A new body is needed to help solve long-running disputes between anglers, canoeists and landowners over access to Welsh rivers and lakes, a report says.
Ministers in Wales should also have powers to introduce laws affecting inland waterways.
The assembly's sustainability committee admitted it was surprised by the strength of feeling when it called for evidence.
Canoeists wanted free, open access to Welsh rivers but this was not backed.
In its report the committee calls for use of voluntary agreements to diffuse rows between competing water users.
It also suggests canoeists should pay for a licence, something anglers already have to do.
Water sports users had called for the same unrestricted access that is now allowed in Scotland - although the Welsh Assembly Government does not have the same law making powers.
Gareth Bryant of the Llandysul Paddlers club said: "You go to Scotland and you can canoe down pretty much any river you want, and lakes as well, and have no problem at all.
"Everyone you meet on the journey is nice and friendly and there are no problems at all."
He said he felt many canoeists and kyakers would be willing to pay for a licence - depending on the cost and the access it granted.
Anglers argue that they have to have both a permit and a licence before they can fish and say their enjoyment can then be distributed by water sports enthusiasts.
Peter Bowen said: "Canoeing definitely disrupts fishing with regards the disruption of the water.
"I think they should have a licence and it should be regulated."
Gethin Thomas of the Carmarthenshire Rivers Trust said the report may help towards reconciling the opposing camps.
But he added: "There's a lot of work down the line to get the two sides working together."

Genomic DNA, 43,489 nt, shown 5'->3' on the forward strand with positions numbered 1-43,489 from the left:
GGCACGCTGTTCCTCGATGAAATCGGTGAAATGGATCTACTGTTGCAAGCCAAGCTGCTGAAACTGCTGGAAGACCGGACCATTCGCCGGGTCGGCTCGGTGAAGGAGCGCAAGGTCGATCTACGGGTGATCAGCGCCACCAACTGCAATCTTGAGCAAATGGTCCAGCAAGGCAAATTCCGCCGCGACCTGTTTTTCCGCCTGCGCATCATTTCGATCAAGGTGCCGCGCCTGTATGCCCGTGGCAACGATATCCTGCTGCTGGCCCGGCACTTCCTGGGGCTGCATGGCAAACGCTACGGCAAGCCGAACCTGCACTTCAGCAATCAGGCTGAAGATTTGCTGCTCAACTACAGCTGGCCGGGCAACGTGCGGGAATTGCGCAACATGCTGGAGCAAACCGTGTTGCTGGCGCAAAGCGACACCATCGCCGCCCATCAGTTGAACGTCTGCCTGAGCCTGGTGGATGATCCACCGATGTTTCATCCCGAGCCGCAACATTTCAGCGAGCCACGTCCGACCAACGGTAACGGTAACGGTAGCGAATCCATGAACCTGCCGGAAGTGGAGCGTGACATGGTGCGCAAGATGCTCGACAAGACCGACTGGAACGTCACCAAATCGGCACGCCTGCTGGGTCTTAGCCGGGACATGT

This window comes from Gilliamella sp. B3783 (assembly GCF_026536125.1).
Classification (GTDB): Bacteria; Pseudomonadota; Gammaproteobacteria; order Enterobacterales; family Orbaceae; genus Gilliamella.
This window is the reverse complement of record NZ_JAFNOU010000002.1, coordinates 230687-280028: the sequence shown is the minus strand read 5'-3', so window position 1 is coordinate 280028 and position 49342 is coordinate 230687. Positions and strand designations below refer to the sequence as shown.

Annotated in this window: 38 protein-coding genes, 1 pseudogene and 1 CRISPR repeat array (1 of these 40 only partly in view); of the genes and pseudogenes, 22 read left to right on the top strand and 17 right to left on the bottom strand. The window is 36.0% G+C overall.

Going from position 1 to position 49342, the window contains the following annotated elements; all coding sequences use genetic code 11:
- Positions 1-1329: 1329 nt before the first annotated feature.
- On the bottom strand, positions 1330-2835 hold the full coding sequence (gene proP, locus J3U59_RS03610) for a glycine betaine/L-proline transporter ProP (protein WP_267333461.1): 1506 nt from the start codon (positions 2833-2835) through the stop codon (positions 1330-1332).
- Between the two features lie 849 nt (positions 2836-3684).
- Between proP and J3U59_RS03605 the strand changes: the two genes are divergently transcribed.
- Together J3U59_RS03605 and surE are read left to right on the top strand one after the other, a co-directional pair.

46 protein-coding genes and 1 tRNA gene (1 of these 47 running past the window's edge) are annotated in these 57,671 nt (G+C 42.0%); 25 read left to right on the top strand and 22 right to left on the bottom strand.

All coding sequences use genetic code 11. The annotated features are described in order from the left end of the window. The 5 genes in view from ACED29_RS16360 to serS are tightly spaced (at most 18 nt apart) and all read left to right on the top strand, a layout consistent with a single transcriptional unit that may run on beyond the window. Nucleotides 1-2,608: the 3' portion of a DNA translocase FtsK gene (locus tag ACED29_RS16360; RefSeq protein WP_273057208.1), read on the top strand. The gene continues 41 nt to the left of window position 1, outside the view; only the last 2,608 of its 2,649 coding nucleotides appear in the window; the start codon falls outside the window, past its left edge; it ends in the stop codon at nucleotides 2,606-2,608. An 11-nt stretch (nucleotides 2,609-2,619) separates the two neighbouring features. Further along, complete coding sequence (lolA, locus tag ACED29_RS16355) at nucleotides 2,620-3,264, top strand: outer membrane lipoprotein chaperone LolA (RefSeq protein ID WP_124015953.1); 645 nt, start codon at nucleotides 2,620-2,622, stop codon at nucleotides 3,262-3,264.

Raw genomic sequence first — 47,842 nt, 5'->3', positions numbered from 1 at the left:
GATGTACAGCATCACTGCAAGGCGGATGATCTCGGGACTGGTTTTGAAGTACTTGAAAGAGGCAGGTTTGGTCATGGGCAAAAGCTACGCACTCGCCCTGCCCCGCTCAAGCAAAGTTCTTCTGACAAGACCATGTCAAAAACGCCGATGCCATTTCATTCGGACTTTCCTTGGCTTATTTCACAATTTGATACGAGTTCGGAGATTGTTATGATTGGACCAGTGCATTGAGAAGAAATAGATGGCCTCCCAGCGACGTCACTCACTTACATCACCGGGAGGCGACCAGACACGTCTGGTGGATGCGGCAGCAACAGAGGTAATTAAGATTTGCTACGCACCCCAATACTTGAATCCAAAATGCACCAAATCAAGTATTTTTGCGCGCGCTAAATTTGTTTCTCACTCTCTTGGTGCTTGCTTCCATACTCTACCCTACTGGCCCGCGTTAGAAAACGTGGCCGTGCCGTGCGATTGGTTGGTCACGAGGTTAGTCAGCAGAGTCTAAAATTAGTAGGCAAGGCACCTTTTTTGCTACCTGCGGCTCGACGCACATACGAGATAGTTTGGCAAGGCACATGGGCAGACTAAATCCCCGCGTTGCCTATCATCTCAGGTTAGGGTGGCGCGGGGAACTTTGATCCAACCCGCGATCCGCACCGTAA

The committee admitted it had been surprised at the strength of feeling, and was also disappointed in many submissions by the "negative and sometimes aggressive attitudes that were shown".
Committee chairman Mike German AM said the onus on reaching access agreements should be on all parties.
"Striking a balance between those who own the inland water and those who use it, whether they be fishing enthusiasts or water sport fans, has been very difficult," he said.
"But in recommending the pursuit of voluntary agreements with the support of an authority to monitor them my committee colleagues and I believe we have established a good balance.
"The report also contains a set of recommendations to deal with further steps where voluntary agreements prove not to be possible."
Bernard Llewellyn, chairman of NFU Cymru's rural affairs board said: "In our evidence to the Committee we strongly argued against the need to provide a statutory right of access to water and as a result of this we are pleased that the committee recommend that voluntary agreements are the way forward.